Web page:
Fortunately, New York law allows abuse victims to file civil lawsuits against third-parties who were negligent in failing to prevent or stop the abuse. Common third party defendants in sex abuse civil lawsuits include schools, churches, or organizations such as the boy scouts. If you can show that the one of these organizations had a duty to prevent or stop the abuse and failed to do so, they can be held legally liable for damages.
Almost any third party (other than the abuser) can be held liable in a sexual assault lawsuit if the third party’s negligence allowed the sexual assault or abuse to occur. One of the most common examples of this is negligent security cases in which a property owner is sued for failing to provide adequate security (e.g., cameras, lighting, etc.).
Proving the Church, School or Employers Is Responsible
The criminal who actually committed the abuse rarely has the deep pockets necessary to cover civil liabilities. So the primary challenge for sex abuse attorneys is proving that the church or employer who was responsible for supervising the perpetrator “knew or should have known” – the standard under New York law – about the perpetrator’s behavior and propensity for abusing minors.
Because such abuse often happens in private, it can sometimes be difficult to establish the employer’s knowledge or negligence. But it is usually pretty easy. Because what our sex abuse lawyers see in these cases is most perpetrators leave tons of breadcrumbs that are ignored. The evidence in these cases is often loaded with inappropriate behavior by the perpetrator, meetings with children in private, or giving gifts and attention to children would make anyone who cared enough want to investigate further.
Even if the employer claims no knowledge of the abuse, they can still be held liable if they were negligent in their hiring or supervision of the perpetrator. To establish liability, an attorney should investigate whether there were protocols in place to prevent abuse and whether staff followed these protocols.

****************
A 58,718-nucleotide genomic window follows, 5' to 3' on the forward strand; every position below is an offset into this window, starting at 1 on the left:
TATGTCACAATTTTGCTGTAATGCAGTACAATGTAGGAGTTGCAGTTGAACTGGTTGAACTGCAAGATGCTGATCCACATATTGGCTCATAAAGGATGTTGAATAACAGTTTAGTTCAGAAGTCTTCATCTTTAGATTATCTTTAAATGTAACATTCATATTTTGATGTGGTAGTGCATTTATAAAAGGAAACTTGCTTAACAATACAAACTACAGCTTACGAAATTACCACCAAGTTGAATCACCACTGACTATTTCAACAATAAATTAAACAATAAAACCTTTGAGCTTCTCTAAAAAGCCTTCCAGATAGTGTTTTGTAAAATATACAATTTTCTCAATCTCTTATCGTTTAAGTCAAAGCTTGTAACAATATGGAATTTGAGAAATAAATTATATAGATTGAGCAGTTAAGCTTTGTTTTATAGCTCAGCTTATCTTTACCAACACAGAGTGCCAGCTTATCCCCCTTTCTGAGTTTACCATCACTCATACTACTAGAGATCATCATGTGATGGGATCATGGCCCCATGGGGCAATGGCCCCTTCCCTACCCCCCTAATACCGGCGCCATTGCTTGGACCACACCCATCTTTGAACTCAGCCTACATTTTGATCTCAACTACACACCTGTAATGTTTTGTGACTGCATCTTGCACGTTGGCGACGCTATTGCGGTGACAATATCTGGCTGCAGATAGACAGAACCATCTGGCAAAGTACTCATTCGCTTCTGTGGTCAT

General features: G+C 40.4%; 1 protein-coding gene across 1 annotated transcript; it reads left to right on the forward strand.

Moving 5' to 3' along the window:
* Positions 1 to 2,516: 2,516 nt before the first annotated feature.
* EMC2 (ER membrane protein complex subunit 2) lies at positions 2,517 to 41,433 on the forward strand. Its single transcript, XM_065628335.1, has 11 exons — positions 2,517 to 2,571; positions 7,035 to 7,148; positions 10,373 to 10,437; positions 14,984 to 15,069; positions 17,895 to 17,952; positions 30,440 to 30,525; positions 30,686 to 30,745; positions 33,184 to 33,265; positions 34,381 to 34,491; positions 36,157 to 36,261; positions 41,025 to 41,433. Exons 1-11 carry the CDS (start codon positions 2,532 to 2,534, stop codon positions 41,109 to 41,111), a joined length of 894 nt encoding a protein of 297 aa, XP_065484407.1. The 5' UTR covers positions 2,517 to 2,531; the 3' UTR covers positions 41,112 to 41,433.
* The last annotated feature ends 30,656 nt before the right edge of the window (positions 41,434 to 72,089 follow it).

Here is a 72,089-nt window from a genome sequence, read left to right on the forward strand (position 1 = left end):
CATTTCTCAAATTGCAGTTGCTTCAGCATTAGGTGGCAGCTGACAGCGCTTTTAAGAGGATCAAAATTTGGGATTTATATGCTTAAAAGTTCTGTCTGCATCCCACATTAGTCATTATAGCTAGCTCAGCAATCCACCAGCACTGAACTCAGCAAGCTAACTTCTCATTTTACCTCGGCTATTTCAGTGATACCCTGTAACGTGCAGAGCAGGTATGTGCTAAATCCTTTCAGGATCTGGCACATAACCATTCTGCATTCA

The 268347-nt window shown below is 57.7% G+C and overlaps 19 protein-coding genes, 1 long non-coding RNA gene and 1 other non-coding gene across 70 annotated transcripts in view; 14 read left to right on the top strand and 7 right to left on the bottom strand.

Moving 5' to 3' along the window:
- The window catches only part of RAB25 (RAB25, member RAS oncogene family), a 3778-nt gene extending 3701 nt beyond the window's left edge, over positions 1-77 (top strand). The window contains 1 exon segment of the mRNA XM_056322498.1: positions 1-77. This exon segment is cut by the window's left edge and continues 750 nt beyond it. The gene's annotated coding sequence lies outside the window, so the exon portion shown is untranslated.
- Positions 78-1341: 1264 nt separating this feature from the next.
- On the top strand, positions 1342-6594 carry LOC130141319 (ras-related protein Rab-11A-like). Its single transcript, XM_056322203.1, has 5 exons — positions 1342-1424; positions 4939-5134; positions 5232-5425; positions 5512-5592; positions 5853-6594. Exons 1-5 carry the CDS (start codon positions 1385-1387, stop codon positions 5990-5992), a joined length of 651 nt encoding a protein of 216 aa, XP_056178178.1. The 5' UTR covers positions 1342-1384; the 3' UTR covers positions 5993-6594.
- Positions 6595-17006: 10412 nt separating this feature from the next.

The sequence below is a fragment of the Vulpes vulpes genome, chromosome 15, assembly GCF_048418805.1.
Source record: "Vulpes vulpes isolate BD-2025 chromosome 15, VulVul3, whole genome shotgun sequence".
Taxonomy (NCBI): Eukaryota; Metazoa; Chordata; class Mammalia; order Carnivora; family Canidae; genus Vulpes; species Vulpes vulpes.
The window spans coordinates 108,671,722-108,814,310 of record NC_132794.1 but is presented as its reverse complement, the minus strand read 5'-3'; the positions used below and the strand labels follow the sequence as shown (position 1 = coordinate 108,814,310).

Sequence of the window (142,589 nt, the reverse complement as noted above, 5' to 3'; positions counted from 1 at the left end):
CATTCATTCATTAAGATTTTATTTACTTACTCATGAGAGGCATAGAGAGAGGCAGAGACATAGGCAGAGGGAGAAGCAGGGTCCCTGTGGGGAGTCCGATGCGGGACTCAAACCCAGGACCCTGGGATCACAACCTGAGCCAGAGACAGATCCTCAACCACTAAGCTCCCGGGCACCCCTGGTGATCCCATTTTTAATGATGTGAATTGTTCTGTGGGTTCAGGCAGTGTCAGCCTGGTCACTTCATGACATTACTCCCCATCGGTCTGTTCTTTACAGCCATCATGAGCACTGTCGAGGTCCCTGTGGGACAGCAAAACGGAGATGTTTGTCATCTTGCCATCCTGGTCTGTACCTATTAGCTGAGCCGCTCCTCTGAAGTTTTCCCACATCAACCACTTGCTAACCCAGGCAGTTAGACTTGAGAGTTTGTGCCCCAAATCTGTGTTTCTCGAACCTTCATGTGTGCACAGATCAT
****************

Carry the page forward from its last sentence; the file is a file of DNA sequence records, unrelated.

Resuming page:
New York Statute of Limitations for Sex Abuse Lawsuits
A statute of limitations is simply a legal deadline for how long a potential plaintiff can wait before filing a lawsuit. If the lawsuit is not filed before the statute of limitations expires, the plaintiff loses their right to sue. The statute of limitations is frequently a big issue in sex abuse cases because many victims do not have the courage to file suit until years after the abuse.
New York has some of the most favorable statute of limitations rules for sex abuse civil lawsuits. If the sexual abuse occurred when the victim was a child (under the age of 18), New York law allows the victim to file a civil lawsuit anytime before they reach the age of 55.
For cases in which the sexual abuse or assault occurred when the victim was an adult (over age 18), New York recently passed the Adult Survivors Act (ASA). The ASA essentially eliminates the statute of limitations for sex abuse claims involving adult victims, if the victims file their civil lawsuit before November 23, 2023.
Settlement Value of New York Sex Abuse Lawsuits
Civil lawsuits for sex abuse can have a very high potential settlement value. This is especially true if the plaintiff has a strong liability claim against any responsible third party such as a school, church or organization. New York law permits successful plaintiffs in sex abuse lawsuits to recover damages for pain & suffering, lost wages, and medical expenses.